Eccleshall Staffordshire Family History Guide

Eccleshall is an Ancient Parish and a market town in the county of Staffordshire.

Other places in the parish include: Aspley, Wootton, Charnes, Chatcull, Chorlton with Stableford, Cold Meece, Coldmeece, Croxton, Great Sugnall, Hill Chorlton, Horseley, Horseley with Garmelo, Cotmere and Offley Hay, Little Sugnall, Mill Meece, Millmeece, Pershall, Podmore, Slindon, Sugnall Magna, Sugnall Parva, Three Farms, Walton, and Bromley.

Parish church:

Parish registers begin: 1573

Nonconformists include: Independent/Congregational, Primitive Methodist, Roman Catholic, and Wesleyan Methodist.

Parishes adjacent to Eccleshall

  • Seighford
  • Standon
  • Cheswardine
  • Gnosall
  • Cotes Heath
  • Swynnerton
  • Broughton
  • Maer
  • Chebsey
  • Ellenhall
  • Market Drayton
  • Adbaston
  • Ashley
  • High Offley

Historical Descriptions

Eccleshall

The Imperial Gazetteer of England & Wales 1870

ECCLESHALL, a small town and a sub-district in Stone district, and a parish in Stone and Newcastle-under-Lyme districts, Stafford. The town stands near the river Sow, 2¾ miles WSW of Norton-Bridge r. station, and 7¼ NW of Stafford. It dates from very ancient times; is neat and regularly built; has an ancient castle, a church, an Independent chapel, and a head post office; and is a seat of petty sessions, and a polling -place. The castle was founded in remote times; has belonged, since the 13th century, to the bishops of Lichfield; was rebuilt, in 1310, by Bishop Langton; sustained much damage in the parliamentary war; was partly restored, partly rebuilt, in 1695, by Bishop Lloyd; has been enlarged and improved by several subsequent bishops; and is still the episcopal residence. The church is early English; was the retreat of Queen Margaret after her defeat; and was improved, after damage by fire, in 1869. The inhabitants are employed partly in various trades and manufactures, but chiefly in agriculture. A weekly market is held on Friday; and fairs on the Thursday before Midlent, Holy Thursday, 16 Aug., and the first Friday of Nov. Real property, £6,257. Pop., 1,491. Houses, 305. The parish contains also the townships of Horseley. Wootton, Walton, Three Farms, Aspley, Slindon, Millmeece, Coldmeece, Cotes, Pershall, Sugnall-Parva, Sugnall-Magna, Charnes, Chatcull, Podmore, Bromley, Broughton, and Croxton in the district of Stone, and the township of Chorlton in the district of Newcastle-under-Lyme. Acres, 21,460. Real property, £37,925. Pop., 4,882. Houses, 1,002. The property is much subdivided; but the manor, with the greater part of the land, belongs to the Bishop of Lichfield. An area of about 1,300 acres, two or three miles from the town, is covered with trees and coppice, belonging to the Bishop; and large quantities of young timber are sent thence to the potteries for making crates. The living is a vicarage in the diocese of Lichfield. Value, £254. Patron, the Bishop of Lichfield. The chapelries of Croxton, Cotes-Heath, Chapel-Chorlton, and Broughton are separate benefices. The sub-district includes all the townships of the parish in Stone district, the parishes of Standon and Swinnerton, and two townships of Chebsey. Acres, 32,810. Pop., 6,139. Houses, 1,275.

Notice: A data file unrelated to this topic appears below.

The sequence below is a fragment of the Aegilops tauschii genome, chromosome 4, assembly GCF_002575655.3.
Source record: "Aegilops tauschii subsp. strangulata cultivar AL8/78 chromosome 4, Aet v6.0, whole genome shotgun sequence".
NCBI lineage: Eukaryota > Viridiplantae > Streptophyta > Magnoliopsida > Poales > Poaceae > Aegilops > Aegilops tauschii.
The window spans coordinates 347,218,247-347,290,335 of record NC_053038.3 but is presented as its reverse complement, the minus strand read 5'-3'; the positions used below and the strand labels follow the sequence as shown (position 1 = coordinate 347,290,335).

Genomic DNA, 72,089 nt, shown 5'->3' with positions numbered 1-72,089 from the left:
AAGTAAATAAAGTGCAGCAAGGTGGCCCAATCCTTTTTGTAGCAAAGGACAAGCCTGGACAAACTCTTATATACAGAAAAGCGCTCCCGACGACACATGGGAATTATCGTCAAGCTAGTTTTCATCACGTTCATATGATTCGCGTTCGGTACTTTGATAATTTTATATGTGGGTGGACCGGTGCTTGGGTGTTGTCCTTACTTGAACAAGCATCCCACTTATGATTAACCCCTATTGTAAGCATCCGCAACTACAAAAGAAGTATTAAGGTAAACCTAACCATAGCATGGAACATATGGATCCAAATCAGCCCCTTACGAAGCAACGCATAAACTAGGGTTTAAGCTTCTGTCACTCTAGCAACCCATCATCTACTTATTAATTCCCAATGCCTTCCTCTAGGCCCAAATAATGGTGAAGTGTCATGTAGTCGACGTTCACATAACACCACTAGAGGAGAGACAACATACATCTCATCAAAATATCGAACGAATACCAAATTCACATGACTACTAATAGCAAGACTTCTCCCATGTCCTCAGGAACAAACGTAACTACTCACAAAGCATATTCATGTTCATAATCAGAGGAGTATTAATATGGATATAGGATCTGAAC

Source: The Imperial Gazetteer of England & Wales [Wilson, John M]. A. Fullarton & Co. N. d. c. [1870-72].

The Parliamentary Gazetteer of England and Wales 1851